29 June 2011

take 2: what she taught me {a poem, still}

Based on feedback from my writing class, I did a little revision of the poem I wrote for my grandma. The comments fell into two categories:
  • I wish there was more smell in here. You cover the other senses, but what does the high school smell like? What does your kitchen smell like when you're making a tater tot casserole?
  • I don't know what a tater tot casserole is.

Oh, you poor, casserole-deprived people, you who have never tasted the culinary delight that is a tater tot casserole.

I'm beginning to think that this casserole is a particular creation of Iowa because here in Illinois, just one state over, I get blank stares. I get: "All I see in my head is a casserole dish of tater tots. Is that it?"

But back home in Iowa, tater tot casserole is a staple of potlucks and I don't just mean church potlucks. At my high school, we had an athletic banquet at the end of every year. This was when the varsity letters and pins were handed out, and it started with a potluck.

At the banquet, there was an entire section of tater tot casseroles, just as there was a section of desserts. And no one seemed to care or be embarrassed that they'd brought the same dish as someone else: more casserole for everyone!

If you've never had a tater tot casserole, please let me know. I'll make one for you, should you live close enough for this. If you don't, I'll send you the recipe, and you can have a taste of Iowa, right in your kitchen.

And now, my poem revision—I read this last Saturday at my grandma's birthday party, and it seemed to go well. Grandma liked it; that's all I care about.

{You can read the original version here.}


What She Taught Me
for Grandma Callahan

I pull the tater tot casserole out of the oven.
My kitchen smells like home.

Home, home in the cornfields,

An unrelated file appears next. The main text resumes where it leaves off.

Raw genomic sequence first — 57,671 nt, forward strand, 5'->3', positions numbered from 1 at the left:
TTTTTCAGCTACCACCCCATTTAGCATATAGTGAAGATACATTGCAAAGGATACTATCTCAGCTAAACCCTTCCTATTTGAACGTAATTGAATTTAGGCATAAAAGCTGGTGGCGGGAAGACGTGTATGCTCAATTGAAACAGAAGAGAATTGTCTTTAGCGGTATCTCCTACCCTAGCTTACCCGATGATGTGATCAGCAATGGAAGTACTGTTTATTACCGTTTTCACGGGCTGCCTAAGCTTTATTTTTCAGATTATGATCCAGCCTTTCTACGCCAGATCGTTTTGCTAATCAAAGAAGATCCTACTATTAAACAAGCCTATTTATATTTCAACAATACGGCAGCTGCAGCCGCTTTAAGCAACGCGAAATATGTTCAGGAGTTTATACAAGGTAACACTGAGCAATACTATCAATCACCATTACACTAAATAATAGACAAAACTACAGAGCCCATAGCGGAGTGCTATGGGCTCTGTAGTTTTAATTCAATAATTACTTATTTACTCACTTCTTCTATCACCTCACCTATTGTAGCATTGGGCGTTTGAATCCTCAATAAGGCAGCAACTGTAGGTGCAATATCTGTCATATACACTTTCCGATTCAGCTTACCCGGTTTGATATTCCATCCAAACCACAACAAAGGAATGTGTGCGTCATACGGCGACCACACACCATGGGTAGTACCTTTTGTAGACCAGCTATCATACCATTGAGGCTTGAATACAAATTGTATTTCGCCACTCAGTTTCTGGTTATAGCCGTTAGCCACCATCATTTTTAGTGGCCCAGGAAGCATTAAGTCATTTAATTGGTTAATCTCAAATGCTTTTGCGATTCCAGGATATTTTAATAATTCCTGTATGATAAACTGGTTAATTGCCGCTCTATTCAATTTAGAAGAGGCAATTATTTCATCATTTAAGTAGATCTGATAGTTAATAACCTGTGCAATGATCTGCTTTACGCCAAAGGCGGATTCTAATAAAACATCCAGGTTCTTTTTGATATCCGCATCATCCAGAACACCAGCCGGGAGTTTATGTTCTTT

where seldom a casserole doesn’t use a can
of cream of mushroom soup.

I breathe in home,
and wipe my hands on a pink gingham apron.

Something in my movement,
a certain slope of the shoulders,
reminds me of her,
and I wonder:
did she pass down her gestures,
as well as her brown hair,
in the family DNA?

The beginning of an answer comes to me:
I see her in the cafeteria at the old high school,
pulling a casserole out of the oven.

It's the day of the Annual Craft Fair,
and just down the hall,
tables of quilts
handpainted “Welcome to Our Home” signs
fill the gymnasium.

And there she is,
rhinestone Jesus pin on her sweater,
smiling at everyone
everyone who passes through the cafeteria.

In this one quick glance,
I can see everything
everything she passed down to me.

She taught me
to be involved:
an Annual Craft Fair doesn't organize itself.

She taught me
to serve the community:
do unto others, whether they need food or time.

She taught me
to love God:
you can do that by loving whoever He puts around you.

I learned to:
be willing
be prepared

to work hard

to laugh.

She passed down to me
how to make this life delicious


how to make this delicious tater tot casserole
that I have just pulled out of the oven.

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